The other interesting thing to do on the security side when there is a large scale password breach (christiansingles, hotmail, rockyou) is to analyze the password complexity in a population of users. While the algorithm used in this case, DES, is obsolete, it is still the case that it is easier to crack a password that is a common dictionary word or minor variation than a complex password. Plus it is always interesting to see the most common passwords people use.
We started running a custom python script we have at Praetorian against a subset of the passwords when we noticed that Jon Oberheide at DUO Security had already done a more complete job cracking some 400,000 of the encrypted passwords published by Gnosis, already double the original number Gnosis cracked. For that reason, we’ll use his more accurate numbers below. The first meaningful number is that there are approximately 748,000 passwords that can be cracked in the Gnosis release, out of some 1.3 million lines from the database extract.
Probably the most alarming thing is the relatively high percentage of passwords composed only of lower case letters:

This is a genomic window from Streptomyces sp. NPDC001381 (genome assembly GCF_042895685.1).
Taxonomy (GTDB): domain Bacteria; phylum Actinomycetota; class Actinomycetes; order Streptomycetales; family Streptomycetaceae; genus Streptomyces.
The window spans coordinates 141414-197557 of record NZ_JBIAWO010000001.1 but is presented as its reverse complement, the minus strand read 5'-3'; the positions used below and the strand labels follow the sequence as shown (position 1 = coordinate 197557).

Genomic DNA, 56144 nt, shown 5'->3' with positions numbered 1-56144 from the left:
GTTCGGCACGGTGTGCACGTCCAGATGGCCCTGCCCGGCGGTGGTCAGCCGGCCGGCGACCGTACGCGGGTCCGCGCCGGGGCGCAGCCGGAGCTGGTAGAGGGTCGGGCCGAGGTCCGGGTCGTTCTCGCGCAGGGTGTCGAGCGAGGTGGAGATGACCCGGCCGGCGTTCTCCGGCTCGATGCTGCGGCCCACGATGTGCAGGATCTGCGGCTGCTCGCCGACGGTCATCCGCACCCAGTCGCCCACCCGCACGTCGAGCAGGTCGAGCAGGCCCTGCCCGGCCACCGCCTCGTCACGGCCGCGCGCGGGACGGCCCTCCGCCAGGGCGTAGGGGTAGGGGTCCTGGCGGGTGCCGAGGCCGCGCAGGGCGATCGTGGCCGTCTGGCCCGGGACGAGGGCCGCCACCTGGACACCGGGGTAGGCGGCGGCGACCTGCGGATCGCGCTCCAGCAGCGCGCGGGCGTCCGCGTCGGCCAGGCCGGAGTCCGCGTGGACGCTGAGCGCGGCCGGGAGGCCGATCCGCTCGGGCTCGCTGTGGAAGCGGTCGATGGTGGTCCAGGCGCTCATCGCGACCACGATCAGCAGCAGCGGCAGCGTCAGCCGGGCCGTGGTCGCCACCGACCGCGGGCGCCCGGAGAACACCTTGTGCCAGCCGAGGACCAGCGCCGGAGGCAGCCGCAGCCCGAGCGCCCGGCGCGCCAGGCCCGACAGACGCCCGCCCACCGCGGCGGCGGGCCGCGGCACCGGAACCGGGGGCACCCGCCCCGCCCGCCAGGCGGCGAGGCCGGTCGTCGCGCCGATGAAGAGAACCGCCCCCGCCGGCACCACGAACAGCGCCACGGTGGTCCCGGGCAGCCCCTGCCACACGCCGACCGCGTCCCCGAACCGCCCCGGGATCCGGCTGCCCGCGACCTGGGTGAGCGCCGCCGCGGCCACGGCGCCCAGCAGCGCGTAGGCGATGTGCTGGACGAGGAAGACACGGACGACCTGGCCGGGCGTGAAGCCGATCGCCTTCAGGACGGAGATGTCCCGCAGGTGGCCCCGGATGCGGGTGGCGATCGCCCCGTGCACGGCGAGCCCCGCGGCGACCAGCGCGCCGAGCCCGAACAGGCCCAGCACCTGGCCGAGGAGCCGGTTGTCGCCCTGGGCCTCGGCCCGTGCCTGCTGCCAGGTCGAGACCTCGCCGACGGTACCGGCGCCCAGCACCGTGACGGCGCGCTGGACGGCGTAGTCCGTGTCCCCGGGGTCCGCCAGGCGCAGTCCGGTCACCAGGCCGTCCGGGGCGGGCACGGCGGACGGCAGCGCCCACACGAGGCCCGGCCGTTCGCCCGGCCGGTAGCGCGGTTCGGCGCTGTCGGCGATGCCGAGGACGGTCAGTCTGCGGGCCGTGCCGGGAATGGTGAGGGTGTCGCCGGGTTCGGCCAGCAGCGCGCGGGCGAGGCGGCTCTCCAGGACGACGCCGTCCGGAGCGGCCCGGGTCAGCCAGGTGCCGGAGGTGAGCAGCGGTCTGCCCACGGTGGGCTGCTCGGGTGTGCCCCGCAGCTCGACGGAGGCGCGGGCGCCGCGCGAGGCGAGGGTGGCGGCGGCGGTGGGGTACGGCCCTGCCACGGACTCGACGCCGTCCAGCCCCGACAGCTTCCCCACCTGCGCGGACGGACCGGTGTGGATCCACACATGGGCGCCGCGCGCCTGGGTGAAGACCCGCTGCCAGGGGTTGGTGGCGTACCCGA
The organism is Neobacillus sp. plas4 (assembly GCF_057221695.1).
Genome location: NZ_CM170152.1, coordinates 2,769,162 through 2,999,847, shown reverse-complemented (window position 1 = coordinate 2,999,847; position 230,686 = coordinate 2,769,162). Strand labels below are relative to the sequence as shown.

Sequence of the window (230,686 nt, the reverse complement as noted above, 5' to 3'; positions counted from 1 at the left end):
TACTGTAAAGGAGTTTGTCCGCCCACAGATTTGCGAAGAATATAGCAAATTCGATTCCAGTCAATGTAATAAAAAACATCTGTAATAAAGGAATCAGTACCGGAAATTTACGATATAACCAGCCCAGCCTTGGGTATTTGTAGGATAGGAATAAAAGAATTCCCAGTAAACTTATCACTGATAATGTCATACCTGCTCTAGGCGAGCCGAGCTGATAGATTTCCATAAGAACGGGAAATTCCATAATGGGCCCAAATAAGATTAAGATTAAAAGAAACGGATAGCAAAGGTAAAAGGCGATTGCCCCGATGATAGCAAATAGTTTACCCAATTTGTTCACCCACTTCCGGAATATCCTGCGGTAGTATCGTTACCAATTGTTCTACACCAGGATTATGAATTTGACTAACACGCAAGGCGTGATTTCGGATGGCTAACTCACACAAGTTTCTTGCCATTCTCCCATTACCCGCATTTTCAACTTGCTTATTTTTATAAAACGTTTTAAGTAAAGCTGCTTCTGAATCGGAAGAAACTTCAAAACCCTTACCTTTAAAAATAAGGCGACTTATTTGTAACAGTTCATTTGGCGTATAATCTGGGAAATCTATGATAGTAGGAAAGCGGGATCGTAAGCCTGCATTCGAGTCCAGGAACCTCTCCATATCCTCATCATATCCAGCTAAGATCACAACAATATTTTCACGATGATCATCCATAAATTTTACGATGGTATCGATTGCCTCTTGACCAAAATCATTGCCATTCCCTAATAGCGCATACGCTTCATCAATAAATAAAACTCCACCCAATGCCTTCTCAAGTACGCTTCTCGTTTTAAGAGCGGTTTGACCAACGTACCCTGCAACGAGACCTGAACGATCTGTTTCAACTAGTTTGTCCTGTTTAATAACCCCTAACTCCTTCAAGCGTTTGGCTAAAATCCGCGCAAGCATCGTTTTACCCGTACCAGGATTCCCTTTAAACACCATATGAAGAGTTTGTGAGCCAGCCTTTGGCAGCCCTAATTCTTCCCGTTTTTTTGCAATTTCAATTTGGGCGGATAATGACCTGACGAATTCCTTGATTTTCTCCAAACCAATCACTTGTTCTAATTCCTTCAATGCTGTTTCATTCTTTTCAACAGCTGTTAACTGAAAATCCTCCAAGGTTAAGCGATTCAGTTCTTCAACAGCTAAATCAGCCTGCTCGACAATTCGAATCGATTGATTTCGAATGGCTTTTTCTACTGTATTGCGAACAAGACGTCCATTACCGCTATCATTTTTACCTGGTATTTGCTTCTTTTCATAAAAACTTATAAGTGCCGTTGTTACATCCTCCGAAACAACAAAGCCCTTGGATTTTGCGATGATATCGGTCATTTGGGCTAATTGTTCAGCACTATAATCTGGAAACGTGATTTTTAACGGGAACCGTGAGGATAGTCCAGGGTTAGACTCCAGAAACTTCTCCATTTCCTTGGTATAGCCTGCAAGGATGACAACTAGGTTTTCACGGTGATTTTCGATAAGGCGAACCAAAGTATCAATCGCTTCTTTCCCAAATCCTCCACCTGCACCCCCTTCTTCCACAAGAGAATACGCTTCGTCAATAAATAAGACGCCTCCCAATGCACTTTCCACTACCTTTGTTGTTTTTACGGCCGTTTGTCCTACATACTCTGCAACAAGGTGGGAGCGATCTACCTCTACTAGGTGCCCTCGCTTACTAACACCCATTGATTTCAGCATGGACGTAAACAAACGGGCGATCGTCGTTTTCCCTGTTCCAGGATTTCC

A reasonable immediate next step is for Gawker to require some password complexity when setting up a password on their site to leave comments.
The attackers took time out to point out the number of users using ‘password’ and ‘qwerty’ in Sunday’s release. I mentioned I was holding out for ‘123456’, the combination I use on my luggage, and I was not disappointed by the 25 most common passwords (credit: DUO Security):
Note the 301 who used the site’s name, ‘gizmodo’, as their password, a common practice. For the 307 who had ‘trustno1′ as their password, good advice.
I appreciate Nick Denton reaching out, and I think Gawker Media has started on the right track following this security event. What counts now is integrating this event into the corporate culture, using it a year and two years from now when the memory of it has lessened, to justify making the right effort, in both time and expense, to build and maintain a mature information security program.
There is one user I would like to address directly, who wrote this: “I’m in the database, but don’t seem to have my password leaked. Hoping that it stays that way, but based on the fact that I used password reset to access that account last, I’m thinking I should be good as it should be something random. Hopefully.”
This is in part what I was worried about when Gawker mentioned “people with weak passwords”, a false sense of confidence. When someone has the password file, your password has a probability of being enumerated. Please change your password.